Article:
Parasitic Jaeger – Reflections of the Natural World


?attachment id=11676

Shorebirds and Seabirds of the Central California Coastline— Blog Series Post # 6

From its rocky coastline to the depths of the excellent Monterey Canyon, the Central California shoreline and its overseas waters are home to a varied range of intriguing birds. Its environment variety and well-known seaside cold-water upwelling currents are the trick to its extraordinary bird population. In each post fans will enjoy my top quality pictures while learning more about the nature of these intriguing birds.

A Reflections of the Natural World Blog Post Series by Jim Gain

pelagic 9 27 2021 60


Parasitic Jaeger– Stercorarius parasiticus
L. stercorarius of dung < < stercus, stercoris dung; skuas pursue other seabirds up until they disgorge their food, the disgorged food as soon as believed to be excrement, for this reason a previous name 'Dung-hunter';" L. parasiticus parasitic


The Parasitic Jaeger (Stercorarius parasiticus) is a seabird understood for its striking physical attributes. It has a nimble and smooth look with long, pointed wings and a deeply forked tail. Its plumage differs depending upon age and season; grownups generally display a dark gray to blackish upperparts and a white underside, while juveniles have more brownish and mottled plumage. Parasitic Jaegers have distinct white wing flashes, which are obvious in flight and assistance in their recognition.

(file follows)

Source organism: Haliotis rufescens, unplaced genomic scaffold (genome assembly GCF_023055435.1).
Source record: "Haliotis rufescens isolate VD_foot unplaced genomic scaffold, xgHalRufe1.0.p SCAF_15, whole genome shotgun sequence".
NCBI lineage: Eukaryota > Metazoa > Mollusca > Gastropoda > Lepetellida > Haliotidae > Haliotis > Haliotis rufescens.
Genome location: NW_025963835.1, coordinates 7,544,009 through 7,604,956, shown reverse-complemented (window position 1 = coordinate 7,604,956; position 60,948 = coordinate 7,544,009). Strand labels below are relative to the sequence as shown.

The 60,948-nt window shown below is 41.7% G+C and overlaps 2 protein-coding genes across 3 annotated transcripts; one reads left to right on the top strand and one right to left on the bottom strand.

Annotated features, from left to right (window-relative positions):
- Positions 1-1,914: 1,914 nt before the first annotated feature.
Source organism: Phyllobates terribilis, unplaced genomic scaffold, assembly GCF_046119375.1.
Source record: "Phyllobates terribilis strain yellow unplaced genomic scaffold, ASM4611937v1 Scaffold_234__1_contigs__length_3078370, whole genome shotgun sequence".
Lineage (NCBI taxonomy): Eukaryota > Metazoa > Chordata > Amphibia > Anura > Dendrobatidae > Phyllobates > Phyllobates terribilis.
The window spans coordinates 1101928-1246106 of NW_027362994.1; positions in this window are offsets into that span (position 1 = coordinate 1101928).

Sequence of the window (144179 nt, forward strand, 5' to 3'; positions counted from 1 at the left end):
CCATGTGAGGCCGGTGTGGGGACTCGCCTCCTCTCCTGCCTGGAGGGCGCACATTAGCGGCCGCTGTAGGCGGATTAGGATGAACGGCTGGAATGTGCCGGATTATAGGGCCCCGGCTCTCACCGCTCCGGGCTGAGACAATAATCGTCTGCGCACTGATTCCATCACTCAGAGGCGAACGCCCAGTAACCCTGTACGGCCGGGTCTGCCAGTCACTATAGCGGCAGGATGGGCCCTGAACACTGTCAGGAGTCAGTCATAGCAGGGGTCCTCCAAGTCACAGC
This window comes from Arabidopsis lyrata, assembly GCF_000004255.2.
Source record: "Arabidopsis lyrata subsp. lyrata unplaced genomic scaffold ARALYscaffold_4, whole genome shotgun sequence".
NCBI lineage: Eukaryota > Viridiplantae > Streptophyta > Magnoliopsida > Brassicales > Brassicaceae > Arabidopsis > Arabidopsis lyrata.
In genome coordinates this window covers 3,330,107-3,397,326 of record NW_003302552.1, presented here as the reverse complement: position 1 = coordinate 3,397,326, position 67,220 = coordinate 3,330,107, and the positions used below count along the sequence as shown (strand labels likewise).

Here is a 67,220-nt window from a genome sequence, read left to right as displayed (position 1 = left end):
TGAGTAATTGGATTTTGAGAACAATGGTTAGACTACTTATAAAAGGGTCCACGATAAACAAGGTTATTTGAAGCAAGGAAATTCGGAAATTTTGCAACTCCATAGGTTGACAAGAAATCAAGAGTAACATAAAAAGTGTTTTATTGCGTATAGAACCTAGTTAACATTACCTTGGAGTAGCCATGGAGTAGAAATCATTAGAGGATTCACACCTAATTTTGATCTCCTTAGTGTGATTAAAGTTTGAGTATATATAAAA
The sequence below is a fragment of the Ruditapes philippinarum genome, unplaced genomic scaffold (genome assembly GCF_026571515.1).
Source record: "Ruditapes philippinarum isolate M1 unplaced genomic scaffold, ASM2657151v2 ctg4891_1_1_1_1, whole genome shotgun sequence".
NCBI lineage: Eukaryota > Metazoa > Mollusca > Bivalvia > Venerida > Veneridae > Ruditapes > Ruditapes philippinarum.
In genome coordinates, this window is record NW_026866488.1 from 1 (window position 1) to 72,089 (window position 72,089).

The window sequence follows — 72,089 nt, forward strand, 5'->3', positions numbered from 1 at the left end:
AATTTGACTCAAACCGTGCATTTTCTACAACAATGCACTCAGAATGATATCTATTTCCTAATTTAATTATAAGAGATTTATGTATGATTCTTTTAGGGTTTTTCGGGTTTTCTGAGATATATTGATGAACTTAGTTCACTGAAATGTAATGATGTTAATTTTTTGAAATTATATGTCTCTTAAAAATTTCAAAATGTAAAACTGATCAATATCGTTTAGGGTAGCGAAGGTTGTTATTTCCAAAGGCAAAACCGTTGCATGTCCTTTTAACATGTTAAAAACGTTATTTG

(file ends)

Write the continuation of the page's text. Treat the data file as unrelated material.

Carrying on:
21309073576 ba5ed21f18 o
Creative Commons image by Zack Pohlen

The Parasitic Jaeger is an interesting seabird with an interesting nature. These nimble birds are understood for their outstanding aerial piracy abilities, frequently bugging other seabirds, like terns and gulls, to take their victim. They reproduce in the Arctic tundra and invest their winter seasons at sea in the southern hemisphere.

parasitic jaeger 29710709382
Creative Commons image by Andy Reago & Chrissy McClarren

A fascinating truth is that their name “Parasitic” originates from their routine of taking food from other birds, a habits referred to as kleptoparasitism, which can be rather significant to witness in their oceanic environments.


Parasitic Jaegers can sometimes be seen along the coastline, nevertheless they are usually discovered on pelagic journeys outwards a mile or more.


Please enter your comment!
Please enter your name here